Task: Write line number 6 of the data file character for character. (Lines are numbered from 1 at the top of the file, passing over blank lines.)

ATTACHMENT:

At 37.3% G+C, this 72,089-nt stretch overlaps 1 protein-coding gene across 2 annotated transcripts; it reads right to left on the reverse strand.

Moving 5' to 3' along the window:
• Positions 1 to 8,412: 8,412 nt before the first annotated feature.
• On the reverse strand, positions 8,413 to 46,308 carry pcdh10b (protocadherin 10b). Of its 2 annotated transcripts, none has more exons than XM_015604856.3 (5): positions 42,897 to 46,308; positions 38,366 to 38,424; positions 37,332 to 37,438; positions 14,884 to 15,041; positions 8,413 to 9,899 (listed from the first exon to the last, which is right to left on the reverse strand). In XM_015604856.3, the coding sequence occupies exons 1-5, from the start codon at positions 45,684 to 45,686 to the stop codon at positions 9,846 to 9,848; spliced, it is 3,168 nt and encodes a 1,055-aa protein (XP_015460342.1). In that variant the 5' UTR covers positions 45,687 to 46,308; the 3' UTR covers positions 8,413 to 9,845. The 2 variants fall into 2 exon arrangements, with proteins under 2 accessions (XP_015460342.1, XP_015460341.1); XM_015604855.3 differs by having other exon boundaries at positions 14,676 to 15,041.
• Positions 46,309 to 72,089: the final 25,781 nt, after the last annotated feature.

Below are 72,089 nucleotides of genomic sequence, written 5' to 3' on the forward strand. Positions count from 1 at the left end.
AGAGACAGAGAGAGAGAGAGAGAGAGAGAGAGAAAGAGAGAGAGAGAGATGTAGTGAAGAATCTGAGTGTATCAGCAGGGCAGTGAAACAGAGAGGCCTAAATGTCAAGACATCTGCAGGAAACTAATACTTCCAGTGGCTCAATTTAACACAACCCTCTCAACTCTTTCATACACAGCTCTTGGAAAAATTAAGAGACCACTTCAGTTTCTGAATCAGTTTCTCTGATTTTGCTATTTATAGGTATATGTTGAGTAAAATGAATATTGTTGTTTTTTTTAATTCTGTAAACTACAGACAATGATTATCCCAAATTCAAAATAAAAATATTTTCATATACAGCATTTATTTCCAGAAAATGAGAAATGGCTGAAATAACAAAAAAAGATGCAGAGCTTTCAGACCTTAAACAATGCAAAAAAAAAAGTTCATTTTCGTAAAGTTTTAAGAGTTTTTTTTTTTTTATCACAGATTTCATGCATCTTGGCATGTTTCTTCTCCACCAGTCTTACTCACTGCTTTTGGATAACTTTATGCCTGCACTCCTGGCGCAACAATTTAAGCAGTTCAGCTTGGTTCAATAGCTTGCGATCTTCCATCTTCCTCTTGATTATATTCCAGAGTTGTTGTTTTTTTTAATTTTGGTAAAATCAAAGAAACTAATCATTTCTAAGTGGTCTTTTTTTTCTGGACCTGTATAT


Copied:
Below are 72,089 nucleotides of genomic sequence, written 5' to 3' on the forward strand. Positions count from 1 at the left end.